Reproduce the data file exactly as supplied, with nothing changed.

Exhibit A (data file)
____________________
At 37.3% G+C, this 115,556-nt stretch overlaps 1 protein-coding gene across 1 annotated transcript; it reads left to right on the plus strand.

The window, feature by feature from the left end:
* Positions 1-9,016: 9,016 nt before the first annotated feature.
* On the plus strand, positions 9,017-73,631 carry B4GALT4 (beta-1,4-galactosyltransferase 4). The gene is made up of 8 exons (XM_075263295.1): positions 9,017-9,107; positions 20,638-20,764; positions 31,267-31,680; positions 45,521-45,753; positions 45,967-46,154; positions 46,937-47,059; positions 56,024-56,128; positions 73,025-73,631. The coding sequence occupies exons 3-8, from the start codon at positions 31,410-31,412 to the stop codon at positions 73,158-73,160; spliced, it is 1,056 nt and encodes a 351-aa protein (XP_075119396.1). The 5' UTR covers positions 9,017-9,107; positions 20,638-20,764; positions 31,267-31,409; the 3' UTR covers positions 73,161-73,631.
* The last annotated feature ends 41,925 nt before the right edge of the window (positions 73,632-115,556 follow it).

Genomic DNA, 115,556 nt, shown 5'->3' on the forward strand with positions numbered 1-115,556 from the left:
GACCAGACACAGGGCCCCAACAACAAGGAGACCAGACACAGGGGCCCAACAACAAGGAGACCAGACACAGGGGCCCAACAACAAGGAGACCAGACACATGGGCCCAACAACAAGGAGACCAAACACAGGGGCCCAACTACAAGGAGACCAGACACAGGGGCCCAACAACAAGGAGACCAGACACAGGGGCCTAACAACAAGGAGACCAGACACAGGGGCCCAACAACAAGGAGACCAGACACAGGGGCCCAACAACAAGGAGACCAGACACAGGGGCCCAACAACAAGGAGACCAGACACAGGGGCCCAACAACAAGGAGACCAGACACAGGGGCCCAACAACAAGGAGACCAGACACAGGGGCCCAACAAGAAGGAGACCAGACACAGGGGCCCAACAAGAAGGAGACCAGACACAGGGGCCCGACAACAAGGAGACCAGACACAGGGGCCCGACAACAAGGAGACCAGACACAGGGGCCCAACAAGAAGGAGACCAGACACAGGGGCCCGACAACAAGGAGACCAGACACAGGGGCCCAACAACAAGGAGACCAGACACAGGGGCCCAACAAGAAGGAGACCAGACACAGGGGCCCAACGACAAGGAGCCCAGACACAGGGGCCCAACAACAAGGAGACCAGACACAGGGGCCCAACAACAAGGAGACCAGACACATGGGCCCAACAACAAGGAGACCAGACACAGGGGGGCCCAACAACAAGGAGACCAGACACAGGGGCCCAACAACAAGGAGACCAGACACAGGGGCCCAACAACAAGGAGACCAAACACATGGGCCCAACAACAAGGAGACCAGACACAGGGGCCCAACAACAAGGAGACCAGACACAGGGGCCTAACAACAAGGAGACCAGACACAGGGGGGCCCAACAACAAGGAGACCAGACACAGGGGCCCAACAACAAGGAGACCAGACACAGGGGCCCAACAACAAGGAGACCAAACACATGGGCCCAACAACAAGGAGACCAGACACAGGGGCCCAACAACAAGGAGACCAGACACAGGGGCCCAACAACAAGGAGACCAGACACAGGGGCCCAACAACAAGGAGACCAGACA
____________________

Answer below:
At 37.3% G+C, this 115,556-nt stretch overlaps 1 protein-coding gene across 1 annotated transcript; it reads left to right on the plus strand.

The window, feature by feature from the left end:
* Positions 1-9,016: 9,016 nt before the first annotated feature.
* On the plus strand, positions 9,017-73,631 carry B4GALT4 (beta-1,4-galactosyltransferase 4). The gene is made up of 8 exons (XM_075263295.1): positions 9,017-9,107; positions 20,638-20,764; positions 31,267-31,680; positions 45,521-45,753; positions 45,967-46,154; positions 46,937-47,059; positions 56,024-56,128; positions 73,025-73,631. The coding sequence occupies exons 3-8, from the start codon at positions 31,410-31,412 to the stop codon at positions 73,158-73,160; spliced, it is 1,056 nt and encodes a 351-aa protein (XP_075119396.1). The 5' UTR covers positions 9,017-9,107; positions 20,638-20,764; positions 31,267-31,409; the 3' UTR covers positions 73,161-73,631.
* The last annotated feature ends 41,925 nt before the right edge of the window (positions 73,632-115,556 follow it).

Genomic DNA, 115,556 nt, shown 5'->3' on the forward strand with positions numbered 1-115,556 from the left:
GACCAGACACAGGGCCCCAACAACAAGGAGACCAGACACAGGGGCCCAACAACAAGGAGACCAGACACAGGGGCCCAACAACAAGGAGACCAGACACATGGGCCCAACAACAAGGAGACCAAACACAGGGGCCCAACTACAAGGAGACCAGACACAGGGGCCCAACAACAAGGAGACCAGACACAGGGGCCTAACAACAAGGAGACCAGACACAGGGGCCCAACAACAAGGAGACCAGACACAGGGGCCCAACAACAAGGAGACCAGACACAGGGGCCCAACAACAAGGAGACCAGACACAGGGGCCCAACAACAAGGAGACCAGACACAGGGGCCCAACAACAAGGAGACCAGACACAGGGGCCCAACAAGAAGGAGACCAGACACAGGGGCCCAACAAGAAGGAGACCAGACACAGGGGCCCGACAACAAGGAGACCAGACACAGGGGCCCGACAACAAGGAGACCAGACACAGGGGCCCAACAAGAAGGAGACCAGACACAGGGGCCCGACAACAAGGAGACCAGACACAGGGGCCCAACAACAAGGAGACCAGACACAGGGGCCCAACAAGAAGGAGACCAGACACAGGGGCCCAACGACAAGGAGCCCAGACACAGGGGCCCAACAACAAGGAGACCAGACACAGGGGCCCAACAACAAGGAGACCAGACACATGGGCCCAACAACAAGGAGACCAGACACAGGGGGGCCCAACAACAAGGAGACCAGACACAGGGGCCCAACAACAAGGAGACCAGACACAGGGGCCCAACAACAAGGAGACCAAACACATGGGCCCAACAACAAGGAGACCAGACACAGGGGCCCAACAACAAGGAGACCAGACACAGGGGCCTAACAACAAGGAGACCAGACACAGGGGGGCCCAACAACAAGGAGACCAGACACAGGGGCCCAACAACAAGGAGACCAGACACAGGGGCCCAACAACAAGGAGACCAAACACATGGGCCCAACAACAAGGAGACCAGACACAGGGGCCCAACAACAAGGAGACCAGACACAGGGGCCCAACAACAAGGAGACCAGACACAGGGGCCCAACAACAAGGAGACCAGACA